Incorporating lentils into food products can also help their environmental impact. The same study found that reformulating a lean beef patty with 33% cooked lentil puree reduced the burger’s carbon footprint, water footprint and land-use footprint by about 33%. About one in four Americans (27%) say they have rewarded food companies that take steps to reduce their impact on the environment by buying their products at least once in the last 12 months.3​ As food manufacturers trying to meet sustainability goals know, a 33% reduction in key environmental measures can make a significant impact.

Additionally, as a source of plant protein, lentils are particularly unique because they are carbon negative—meaning they actually remove more greenhouse gases from the atmosphere than they emit during their production. 

Not only do lentils offer positive nutrition and environmental impacts, but they can help manufacturers and their bottom lines, too. At the time of the study, and Pulse Canada found that the cost per serving for a lean ground beef burger was 65 cents while the cost for the blended burger was 48 cents per serving—a 26% reduction in production costs.4

Lentils Multimedia Image 2

Market Opportunities

With 33% of Americans identifying as flexitarian, we’re already starting to change the way we think about food. The industry is swiftly adapting, already seeing a huge growth in the application of pulses. For context, in 2008, 1,500 new products with pulse ingredients were launched worldwide; in 2018, that number rose to more than 8,000.5

Our diets aren’t black-and-white anymore, and the products we purchase don’t have to be either. Even small formulation changes can have a positive impact on manufacturing and the food industry as a whole. As the flexitarian market continues to grow, more consumers will look to brands that offer products with plant blends and plant-based ingredients. Lentil blends like the lentil-beef burger provide manufacturers an opportunity to develop a host of blended food products—ranging from patties to pasta sauce—that not only address this trend, but improve their products’ nutrition, environmental impact and cost, too.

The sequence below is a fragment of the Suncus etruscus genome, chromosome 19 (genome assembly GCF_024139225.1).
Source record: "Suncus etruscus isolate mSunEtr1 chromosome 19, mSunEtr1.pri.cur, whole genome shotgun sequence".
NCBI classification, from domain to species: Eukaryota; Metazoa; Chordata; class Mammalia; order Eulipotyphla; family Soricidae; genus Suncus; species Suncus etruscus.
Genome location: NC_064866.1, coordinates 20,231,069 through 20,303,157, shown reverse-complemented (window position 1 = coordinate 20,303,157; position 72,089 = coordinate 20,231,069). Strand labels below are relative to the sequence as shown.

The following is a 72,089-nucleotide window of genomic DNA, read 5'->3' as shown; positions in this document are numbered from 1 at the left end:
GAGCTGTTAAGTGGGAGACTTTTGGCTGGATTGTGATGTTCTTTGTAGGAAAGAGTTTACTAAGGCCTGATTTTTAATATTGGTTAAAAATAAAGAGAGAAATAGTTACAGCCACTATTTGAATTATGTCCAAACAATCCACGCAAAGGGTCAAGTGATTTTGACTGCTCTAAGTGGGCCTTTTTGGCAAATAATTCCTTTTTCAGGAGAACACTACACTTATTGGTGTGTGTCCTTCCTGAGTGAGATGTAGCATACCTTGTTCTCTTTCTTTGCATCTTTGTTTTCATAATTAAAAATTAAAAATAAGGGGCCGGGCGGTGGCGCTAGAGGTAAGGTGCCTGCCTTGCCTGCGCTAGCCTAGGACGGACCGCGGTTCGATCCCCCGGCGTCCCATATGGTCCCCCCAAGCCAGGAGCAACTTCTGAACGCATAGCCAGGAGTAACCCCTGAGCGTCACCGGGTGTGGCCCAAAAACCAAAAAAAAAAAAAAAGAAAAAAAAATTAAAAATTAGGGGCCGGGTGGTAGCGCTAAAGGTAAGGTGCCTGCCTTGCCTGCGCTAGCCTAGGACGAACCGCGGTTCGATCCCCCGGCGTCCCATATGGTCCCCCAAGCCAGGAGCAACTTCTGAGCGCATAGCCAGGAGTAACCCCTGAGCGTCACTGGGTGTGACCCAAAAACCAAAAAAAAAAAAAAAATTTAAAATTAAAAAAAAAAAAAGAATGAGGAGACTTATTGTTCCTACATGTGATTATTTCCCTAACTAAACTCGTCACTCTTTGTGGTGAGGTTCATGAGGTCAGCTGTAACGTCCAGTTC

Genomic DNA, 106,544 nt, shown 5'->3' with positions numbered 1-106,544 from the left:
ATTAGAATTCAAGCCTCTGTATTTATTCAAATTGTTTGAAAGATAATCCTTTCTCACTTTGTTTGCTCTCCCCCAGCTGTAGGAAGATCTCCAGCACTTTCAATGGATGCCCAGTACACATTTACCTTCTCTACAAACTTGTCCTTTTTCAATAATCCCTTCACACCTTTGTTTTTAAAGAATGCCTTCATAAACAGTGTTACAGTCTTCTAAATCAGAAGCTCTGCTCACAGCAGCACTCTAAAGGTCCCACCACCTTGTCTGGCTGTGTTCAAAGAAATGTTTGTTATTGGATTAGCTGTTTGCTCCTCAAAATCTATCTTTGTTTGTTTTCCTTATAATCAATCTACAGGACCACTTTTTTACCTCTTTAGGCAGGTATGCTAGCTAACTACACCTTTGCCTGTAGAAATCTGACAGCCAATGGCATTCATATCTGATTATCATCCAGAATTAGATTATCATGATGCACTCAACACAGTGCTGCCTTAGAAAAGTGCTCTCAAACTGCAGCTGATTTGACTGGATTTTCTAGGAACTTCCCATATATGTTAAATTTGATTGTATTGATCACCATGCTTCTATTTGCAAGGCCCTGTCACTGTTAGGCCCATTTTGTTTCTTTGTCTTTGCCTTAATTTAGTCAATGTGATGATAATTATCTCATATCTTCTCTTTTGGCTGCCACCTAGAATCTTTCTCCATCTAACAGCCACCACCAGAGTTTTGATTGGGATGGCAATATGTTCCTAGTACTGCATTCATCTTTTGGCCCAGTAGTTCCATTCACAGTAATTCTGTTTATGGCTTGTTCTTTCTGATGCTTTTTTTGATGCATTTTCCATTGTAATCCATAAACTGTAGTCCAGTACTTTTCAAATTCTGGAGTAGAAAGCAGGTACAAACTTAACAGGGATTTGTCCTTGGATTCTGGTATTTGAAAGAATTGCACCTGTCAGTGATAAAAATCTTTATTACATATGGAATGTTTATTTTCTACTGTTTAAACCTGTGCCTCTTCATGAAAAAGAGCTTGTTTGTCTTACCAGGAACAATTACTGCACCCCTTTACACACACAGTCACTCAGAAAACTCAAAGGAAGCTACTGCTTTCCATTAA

Study: Plant-based meat alternatives improve cardiovascular risk factors compared with animal meat

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Study: Plant-based meat alternatives improve cardiovascular risk factors compared with animal meat

By Mary Ellen Shoup 

 - Last updated on  GMT

Photo Credit: Beyond Meat
Photo Credit: Beyond Meat

RELATED TAGS: plant-based meatBeyond meat

Adults who swapped out animal protein for plant-based protein saw lower levels of LDL cholesterol, moderate weight loss, and similar sodium intake and blood pressure levels (compared to animal protein consumption) after eight weeks, revealed a two-phase study conducted by researchers at Stanford Medicine and funded by Beyond Meat.

The SWAP-MEAT (The Study With Appetizing Plantfood—Meat Eating Alternatives Trial), published in the American Journal of Clinical Nutrition​, was conducted as a single-site, randomized crossover trial with no washout period. 36 participants (67% women, 69% Caucasian) received plant and animal products, dietary counseling, lab assessments, microbiome assessments, and anthropometric measurements.

The study was funded by an unrestricted gift from Beyond Meat and used products from the company in comparing the health effects of animal meat with plant-based meat. Beyond Meat was not involved in designing or conducting the study and did not participate in data analysis.

Addressing the health backlash vs plant-based alternatives

While plant-based protein has seen strong consumer adoption from people looking to minimize their meat intake (for health or environmental reasons), some brands in the space have come under fire over the use of ingredients such as coconut oil (high in saturated fat) and their 'highly processed' credentials.

"There's been this sort of backlash against these new meat alternatives,"​ said lead researcher, Christopher Gardner, PhD, professor of medicine at the Stanford Prevention Research Center.

"The question is, if you're adding sodium and coconut oil, which is high in saturated fat, and using processed ingredients, is the product still actually healthy?"